So you figured out some HTML and CSS. What’s next?
With the advent of websites like freecodecamp.org and codecademy.com, coding is quickly becoming the most accessible skill set for those willing to work. Apparently coders make the best websites for teaching their trade. Go figure.
When I decided I wanted to build my own website, I learned some HTML and CSS using built-in code editors, and I didn’t know what to do next. Where should I write my code? How do I get a block of code from my computer to a rendering on the internet? I was unable to find a comprehensive article covering the process from beginning to end.
That’s why, after my first 15 weeks at Lambda School, I decided to write a quick, simple guide to going from nothing to a hosted website.
I’m assuming you have a basic knowledge of HTML and CSS, and that’s it.
Step 1: Download a code editor.
A code editor is the same as a text editor, but for code. Think Microsoft Word but way cooler. Some popular ones are Visual Studio Code, Atom, and Sublime Text. There are a lot of options, but I personally recommend Visual Studio Code, or “VSCode.” It’s free and very easy to use. If you want to look like a really cool hacker from Mr. Robot, make sure you use a dark theme for everything.
Create a folder on your computer where you will save your coding projects, and then create a folder for your first project and name it appropriately. For this tutorial, I’ll call mine “Sample Project.”
Open up VSCode, and click on the “Open folder” link in the upper left corner. Select your project folder and open it in the code editor.
Step 2: Create a README
Hover your mouse over the name of your folder on the left side of the screen, and select the icon that looks like a page of paper with the corner folded. This will create a new file.
Name this file “README.md.”
The README file allows other to figure out what the project is and how they’re supposed to interact with it.
This file uses Markdown to do things like make headings, checklists, bullet points, etc. If you’re feeling adventurous, here’s a great cheat sheet for writing Markdown. If not, don’t worry about it. Just write a brief summary of your project and make sure to save your file.
Step 3: Learn about Git and Version Control
If you don’t want to learn about Git and the Command Line, skip straight to Step 6. You’ll still be able to complete this tutorial. However, if you’re serious about coding, I recommend that you learn about this.
Version control is an essential part of coding. If you are human being who happens to make mistakes, or wants to work with a team at any point, then you need to know about version control.
Version control is exactly what is sounds like. It’s a way to carefully control versions of your code. If you write a meaningful code block (for example, you write the README or you write the HTML for your header), you can save a snapshot of the code at that point in time. If later you mangle your code so badly that you need to reset to the last working version, the option is there.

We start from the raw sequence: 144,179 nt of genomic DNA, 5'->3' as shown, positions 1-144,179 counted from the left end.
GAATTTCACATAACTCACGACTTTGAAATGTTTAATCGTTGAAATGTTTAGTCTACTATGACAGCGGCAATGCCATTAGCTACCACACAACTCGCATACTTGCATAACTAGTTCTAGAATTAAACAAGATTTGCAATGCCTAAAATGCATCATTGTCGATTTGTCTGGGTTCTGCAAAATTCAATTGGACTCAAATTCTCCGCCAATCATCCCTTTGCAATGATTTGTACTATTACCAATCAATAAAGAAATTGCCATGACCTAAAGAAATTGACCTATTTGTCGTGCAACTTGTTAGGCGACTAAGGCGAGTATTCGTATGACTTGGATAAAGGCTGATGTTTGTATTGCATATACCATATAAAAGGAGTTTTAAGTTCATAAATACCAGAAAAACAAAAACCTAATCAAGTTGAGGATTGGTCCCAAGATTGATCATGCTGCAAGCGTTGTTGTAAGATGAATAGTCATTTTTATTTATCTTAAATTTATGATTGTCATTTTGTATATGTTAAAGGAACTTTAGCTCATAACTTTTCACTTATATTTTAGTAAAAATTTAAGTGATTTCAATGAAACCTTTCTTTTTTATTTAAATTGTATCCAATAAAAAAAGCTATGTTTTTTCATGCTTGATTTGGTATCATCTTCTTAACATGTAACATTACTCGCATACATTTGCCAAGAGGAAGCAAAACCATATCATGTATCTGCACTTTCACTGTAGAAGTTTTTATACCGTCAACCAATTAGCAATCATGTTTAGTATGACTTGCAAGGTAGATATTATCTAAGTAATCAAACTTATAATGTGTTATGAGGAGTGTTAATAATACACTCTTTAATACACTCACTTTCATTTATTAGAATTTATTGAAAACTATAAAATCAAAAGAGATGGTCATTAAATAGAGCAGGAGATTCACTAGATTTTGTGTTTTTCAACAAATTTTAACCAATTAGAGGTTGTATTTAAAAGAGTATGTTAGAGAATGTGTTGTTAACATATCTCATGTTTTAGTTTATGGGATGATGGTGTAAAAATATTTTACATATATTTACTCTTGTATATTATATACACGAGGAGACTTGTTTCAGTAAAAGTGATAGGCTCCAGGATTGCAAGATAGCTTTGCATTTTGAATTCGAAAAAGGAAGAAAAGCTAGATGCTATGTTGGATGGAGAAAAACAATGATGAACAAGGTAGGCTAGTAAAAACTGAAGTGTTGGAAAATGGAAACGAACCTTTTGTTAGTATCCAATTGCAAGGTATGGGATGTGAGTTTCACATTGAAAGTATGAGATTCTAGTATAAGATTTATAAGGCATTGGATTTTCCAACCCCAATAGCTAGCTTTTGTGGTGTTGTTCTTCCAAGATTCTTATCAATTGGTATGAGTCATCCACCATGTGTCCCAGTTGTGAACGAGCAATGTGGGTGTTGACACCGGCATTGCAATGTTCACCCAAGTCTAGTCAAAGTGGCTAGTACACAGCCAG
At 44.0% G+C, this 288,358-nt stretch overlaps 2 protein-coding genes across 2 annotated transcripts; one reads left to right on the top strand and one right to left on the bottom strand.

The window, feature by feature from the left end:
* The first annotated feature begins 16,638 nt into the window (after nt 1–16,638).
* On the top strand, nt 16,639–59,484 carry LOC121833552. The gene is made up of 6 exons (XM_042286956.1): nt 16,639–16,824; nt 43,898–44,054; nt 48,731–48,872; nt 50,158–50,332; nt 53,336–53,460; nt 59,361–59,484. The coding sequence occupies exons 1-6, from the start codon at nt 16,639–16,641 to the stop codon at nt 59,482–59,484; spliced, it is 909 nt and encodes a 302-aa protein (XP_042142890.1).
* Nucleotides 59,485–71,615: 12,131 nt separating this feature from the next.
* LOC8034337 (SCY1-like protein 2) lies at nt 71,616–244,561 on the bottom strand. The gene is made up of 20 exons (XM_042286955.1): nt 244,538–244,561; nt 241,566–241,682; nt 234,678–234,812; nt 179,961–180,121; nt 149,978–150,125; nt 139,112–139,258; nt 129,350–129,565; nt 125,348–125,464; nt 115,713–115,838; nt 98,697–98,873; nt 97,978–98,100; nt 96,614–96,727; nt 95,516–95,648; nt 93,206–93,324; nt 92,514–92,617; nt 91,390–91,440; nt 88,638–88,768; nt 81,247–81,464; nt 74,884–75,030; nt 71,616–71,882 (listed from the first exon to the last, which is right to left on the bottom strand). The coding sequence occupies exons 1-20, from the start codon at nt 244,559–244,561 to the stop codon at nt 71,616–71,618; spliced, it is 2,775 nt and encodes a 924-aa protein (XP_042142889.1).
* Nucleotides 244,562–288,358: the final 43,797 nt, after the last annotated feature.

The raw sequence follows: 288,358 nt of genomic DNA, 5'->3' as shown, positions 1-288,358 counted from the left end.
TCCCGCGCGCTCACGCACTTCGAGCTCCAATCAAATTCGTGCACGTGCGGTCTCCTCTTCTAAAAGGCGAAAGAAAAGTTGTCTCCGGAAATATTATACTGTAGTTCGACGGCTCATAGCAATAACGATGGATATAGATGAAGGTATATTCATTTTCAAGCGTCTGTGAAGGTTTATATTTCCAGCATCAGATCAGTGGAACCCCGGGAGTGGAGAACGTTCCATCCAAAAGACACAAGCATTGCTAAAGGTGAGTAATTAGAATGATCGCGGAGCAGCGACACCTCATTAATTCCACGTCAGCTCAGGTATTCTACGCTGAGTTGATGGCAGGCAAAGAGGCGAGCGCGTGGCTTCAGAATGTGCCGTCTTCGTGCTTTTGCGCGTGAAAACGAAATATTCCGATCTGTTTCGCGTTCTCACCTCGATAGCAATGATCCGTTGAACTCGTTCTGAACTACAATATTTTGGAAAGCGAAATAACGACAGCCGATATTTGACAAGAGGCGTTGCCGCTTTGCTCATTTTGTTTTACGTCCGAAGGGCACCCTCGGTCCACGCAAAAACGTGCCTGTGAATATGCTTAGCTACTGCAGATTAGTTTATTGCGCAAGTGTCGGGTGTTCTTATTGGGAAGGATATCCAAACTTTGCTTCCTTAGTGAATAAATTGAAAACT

You’ve probably heard of GitHub. It’s a website that uses Git, a tool for version control. Head over there now and make an account if you don’t already have one. Make sure you don’t add two-factor authentication to your log-in.
On the home page of your GitHub dashboard, click the green button that says “New” to create a new repository, or “repo.” Your repo is where you will store versions of your code for this particular project. You’ll need a new repo for each project that you begin.
For this repo, give yourself a title that’s intuitive and don’t change any other settings or information. Click “Create repository.”
Keep this window open, and head back to your VSCode.
Step 4: Learn to use the Terminal/Command Line with Git
On the top bar menu in VSCode, click the “Terminal” menu link and select “New Terminal.” You’ll see a terminal pop up at the bottom of your window inside of VSCode.
The terminal is the cool black window that’s shown in thrillers when hackers break into systems and shut down all the servers or steal the 0.001 cents that are skimmed from rounding fractions at a bank. Shockingly, this is a bit inaccurate.
In reality, it’s a way to navigate through your files quickly. The line where you type commands inside of the terminal is called the Command Line. Surprise. You’ll need to learn some shorthand abbreviations to effectively navigate through the terminal with the command line:
- git init = git initialize (this allows your project to use version control)
- dir = directory (in this context, directory means folder)
- mkdir (folder name)= make directory called (folder name)
- cd = change directory. Use
cd (folder name)to enter a folder, and
cd ..to go back to the parent folder of the one you’re currently in
- ls = list (this will will list all the files/folders that are inside your current folder)
Here’s a cheat sheet for command line, but don’t worry about using the rest of those commands yet.
In the above screenshot, I use the command line to navigate into my project. I’m simply traveling through the chain of folders using “cd” until I reach my project folder, and then using